Yuka Tree play what they describe as ‘Plant Punk’ what this sounds like is dirty, fucking dirty, garage-y punk with an indie edge. Although there’s a bit of the ‘music reviewer’ in me that wants to add that it has something of a slight Cramps sound in there (sorry, couldn’t resist that urge).
This track ticks all all the boxes for a riotous dancefloor – pounding drums, dirty guitars to die for, a bass that throbs away. But while it does that there’s a tune there, a tune that is going to insert itself into your head and just stick there. And it’s ragged and loose, on the edge of falling apart. It sounds as though it’s been recorded during an all night rehearsal session with the band barely holding it together. And this people is just how music like this should sound.
I love music like this, it has a spirit to it that is full of a band playing what they like, because they love it too. It’s just fucking wonderful, nothing else more to say. Go listen.
Yuka Tree are a new indie-punk, or in their terms, ‘Plant Punk’, band based in the north of England. Individually hailing from Manchester, Leeds, London, Stoke & Sheffield, the band met while working at Manchester’s legendary Indie nightclub, 42nd Street, and now release their first single via the new “sister” record label to the club, Manchester’s 42’s Records.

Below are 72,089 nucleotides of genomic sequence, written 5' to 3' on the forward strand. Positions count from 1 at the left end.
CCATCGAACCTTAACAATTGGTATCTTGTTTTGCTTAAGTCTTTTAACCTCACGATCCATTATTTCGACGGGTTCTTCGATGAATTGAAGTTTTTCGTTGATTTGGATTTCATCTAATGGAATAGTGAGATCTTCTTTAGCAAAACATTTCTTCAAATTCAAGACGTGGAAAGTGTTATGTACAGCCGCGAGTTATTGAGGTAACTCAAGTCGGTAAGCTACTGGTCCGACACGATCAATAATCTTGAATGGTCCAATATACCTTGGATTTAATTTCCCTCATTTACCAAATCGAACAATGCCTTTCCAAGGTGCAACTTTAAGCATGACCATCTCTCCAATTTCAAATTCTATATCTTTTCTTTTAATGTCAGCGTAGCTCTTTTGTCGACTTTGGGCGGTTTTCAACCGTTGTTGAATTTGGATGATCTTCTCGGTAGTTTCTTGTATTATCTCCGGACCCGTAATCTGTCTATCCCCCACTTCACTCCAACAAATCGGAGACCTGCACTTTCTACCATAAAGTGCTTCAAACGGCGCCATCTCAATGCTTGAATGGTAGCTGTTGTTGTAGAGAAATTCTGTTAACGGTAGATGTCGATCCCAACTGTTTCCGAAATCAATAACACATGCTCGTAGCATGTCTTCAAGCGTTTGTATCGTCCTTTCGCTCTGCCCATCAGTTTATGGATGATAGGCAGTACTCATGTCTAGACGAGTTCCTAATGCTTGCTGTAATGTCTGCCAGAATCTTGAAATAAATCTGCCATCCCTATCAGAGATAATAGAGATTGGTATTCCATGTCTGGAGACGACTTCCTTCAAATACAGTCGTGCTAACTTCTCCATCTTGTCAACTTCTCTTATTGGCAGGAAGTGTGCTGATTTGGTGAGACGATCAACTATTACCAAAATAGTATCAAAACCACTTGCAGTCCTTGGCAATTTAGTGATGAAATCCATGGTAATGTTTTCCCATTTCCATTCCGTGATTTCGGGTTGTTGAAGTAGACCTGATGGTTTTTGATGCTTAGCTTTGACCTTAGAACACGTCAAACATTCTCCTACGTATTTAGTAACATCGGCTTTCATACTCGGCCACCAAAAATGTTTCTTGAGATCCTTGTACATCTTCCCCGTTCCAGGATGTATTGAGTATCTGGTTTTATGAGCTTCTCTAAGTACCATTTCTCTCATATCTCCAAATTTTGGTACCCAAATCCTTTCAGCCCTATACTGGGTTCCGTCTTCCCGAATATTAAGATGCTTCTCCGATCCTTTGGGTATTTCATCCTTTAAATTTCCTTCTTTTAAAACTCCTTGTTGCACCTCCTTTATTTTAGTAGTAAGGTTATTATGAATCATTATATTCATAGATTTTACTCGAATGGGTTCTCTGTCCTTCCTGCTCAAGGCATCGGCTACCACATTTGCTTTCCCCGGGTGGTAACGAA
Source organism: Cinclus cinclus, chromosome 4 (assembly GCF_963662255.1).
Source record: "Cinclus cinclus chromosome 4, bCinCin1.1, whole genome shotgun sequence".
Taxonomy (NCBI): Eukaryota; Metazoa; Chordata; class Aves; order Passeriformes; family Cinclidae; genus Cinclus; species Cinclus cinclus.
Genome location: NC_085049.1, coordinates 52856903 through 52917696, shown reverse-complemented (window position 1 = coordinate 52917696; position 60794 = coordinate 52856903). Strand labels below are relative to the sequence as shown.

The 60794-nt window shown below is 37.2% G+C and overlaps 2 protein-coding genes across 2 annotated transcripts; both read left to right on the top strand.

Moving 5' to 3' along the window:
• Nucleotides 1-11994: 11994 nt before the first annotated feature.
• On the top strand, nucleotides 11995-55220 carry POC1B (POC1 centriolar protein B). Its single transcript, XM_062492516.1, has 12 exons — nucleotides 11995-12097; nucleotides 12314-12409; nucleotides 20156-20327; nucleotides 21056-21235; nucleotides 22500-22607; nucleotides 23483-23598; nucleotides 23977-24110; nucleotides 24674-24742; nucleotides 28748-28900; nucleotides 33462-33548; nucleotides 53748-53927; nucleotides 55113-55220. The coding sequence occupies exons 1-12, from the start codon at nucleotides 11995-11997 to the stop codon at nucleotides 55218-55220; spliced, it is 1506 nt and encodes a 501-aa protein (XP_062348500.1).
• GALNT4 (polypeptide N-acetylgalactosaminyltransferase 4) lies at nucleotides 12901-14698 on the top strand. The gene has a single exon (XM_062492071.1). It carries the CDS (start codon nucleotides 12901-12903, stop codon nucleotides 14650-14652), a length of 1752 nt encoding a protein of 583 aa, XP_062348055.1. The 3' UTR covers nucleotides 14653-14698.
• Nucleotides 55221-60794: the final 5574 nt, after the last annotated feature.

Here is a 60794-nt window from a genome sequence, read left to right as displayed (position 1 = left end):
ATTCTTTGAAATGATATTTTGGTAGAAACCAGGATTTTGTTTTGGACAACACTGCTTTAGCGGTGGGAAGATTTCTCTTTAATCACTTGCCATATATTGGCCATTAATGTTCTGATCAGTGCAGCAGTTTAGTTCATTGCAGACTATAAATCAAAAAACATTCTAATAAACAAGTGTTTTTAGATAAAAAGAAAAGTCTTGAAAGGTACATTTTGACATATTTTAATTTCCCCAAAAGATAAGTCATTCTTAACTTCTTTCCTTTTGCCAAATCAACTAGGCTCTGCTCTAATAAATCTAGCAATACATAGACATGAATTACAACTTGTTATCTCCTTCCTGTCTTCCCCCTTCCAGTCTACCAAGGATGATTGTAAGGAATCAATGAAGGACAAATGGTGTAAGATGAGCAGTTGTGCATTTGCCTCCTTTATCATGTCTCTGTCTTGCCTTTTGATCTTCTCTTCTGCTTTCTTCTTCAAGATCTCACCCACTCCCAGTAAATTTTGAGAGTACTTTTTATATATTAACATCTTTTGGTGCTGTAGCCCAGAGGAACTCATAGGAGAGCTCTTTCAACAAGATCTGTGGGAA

The 5-piece played their first show in Feb ’19 to a sold-out Jimmy’s Manchester supporting The Clause. They spent 2019 writing and developing an in-your-face, yet grippingly melodic live set, with gigs including a support on the band LIFE’s recent UK tour.
Recorded with Fat White Family producer Jack Howorth alongside Stephen Harrison, Yuka Tree’s debut single ‘Preacher’ boasts original cover art by the bands bassist Joe and is described by lyricist / front man Kieran Breese as “a call for free thinking, self-expression and a healthy critical attitude towards authority and social norms. We still see people marginalised, discredited and abused for the lives they want to live. We’re told to be ‘successful’ or ‘normal’ your life must go a certain way, get a certain kind of job, have kids and get married. The song questions social pressures. Don’t do something because someone else wants you to, do whatever you want to do with your life. Express your creativity, gender or faith, in the way you want to.”